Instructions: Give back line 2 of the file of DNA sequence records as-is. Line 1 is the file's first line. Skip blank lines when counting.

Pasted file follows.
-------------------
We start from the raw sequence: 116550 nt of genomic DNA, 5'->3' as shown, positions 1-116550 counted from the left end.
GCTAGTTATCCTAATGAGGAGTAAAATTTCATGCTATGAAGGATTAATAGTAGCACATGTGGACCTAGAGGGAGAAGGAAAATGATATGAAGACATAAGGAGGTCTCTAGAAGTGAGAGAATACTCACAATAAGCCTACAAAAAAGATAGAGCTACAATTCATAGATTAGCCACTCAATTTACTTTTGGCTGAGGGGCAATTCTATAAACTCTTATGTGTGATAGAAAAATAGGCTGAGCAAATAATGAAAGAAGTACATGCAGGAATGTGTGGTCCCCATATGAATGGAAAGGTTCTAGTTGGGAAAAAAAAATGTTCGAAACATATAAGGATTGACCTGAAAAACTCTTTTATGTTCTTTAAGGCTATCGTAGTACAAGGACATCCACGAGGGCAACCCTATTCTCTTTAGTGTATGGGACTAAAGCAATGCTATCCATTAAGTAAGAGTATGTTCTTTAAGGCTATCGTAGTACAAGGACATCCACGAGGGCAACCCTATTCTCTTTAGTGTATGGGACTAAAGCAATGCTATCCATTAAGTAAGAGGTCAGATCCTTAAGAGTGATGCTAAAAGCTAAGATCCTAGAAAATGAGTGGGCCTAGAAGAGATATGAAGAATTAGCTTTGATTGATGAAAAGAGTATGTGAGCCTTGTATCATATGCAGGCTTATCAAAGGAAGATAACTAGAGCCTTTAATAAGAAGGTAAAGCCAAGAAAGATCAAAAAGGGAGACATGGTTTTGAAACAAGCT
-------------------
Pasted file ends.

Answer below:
GCTAGTTATCCTAATGAGGAGTAAAATTTCATGCTATGAAGGATTAATAGTAGCACATGTGGACCTAGAGGGAGAAGGAAAATGATATGAAGACATAAGGAGGTCTCTAGAAGTGAGAGAATACTCACAATAAGCCTACAAAAAAGATAGAGCTACAATTCATAGATTAGCCACTCAATTTACTTTTGGCTGAGGGGCAATTCTATAAACTCTTATGTGTGATAGAAAAATAGGCTGAGCAAATAATGAAAGAAGTACATGCAGGAATGTGTGGTCCCCATATGAATGGAAAGGTTCTAGTTGGGAAAAAAAAATGTTCGAAACATATAAGGATTGACCTGAAAAACTCTTTTATGTTCTTTAAGGCTATCGTAGTACAAGGACATCCACGAGGGCAACCCTATTCTCTTTAGTGTATGGGACTAAAGCAATGCTATCCATTAAGTAAGAGTATGTTCTTTAAGGCTATCGTAGTACAAGGACATCCACGAGGGCAACCCTATTCTCTTTAGTGTATGGGACTAAAGCAATGCTATCCATTAAGTAAGAGGTCAGATCCTTAAGAGTGATGCTAAAAGCTAAGATCCTAGAAAATGAGTGGGCCTAGAAGAGATATGAAGAATTAGCTTTGATTGATGAAAAGAGTATGTGAGCCTTGTATCATATGCAGGCTTATCAAAGGAAGATAACTAGAGCCTTTAATAAGAAGGTAAAGCCAAGAAAGATCAAAAAGGGAGACATGGTTTTGAAACAAGCT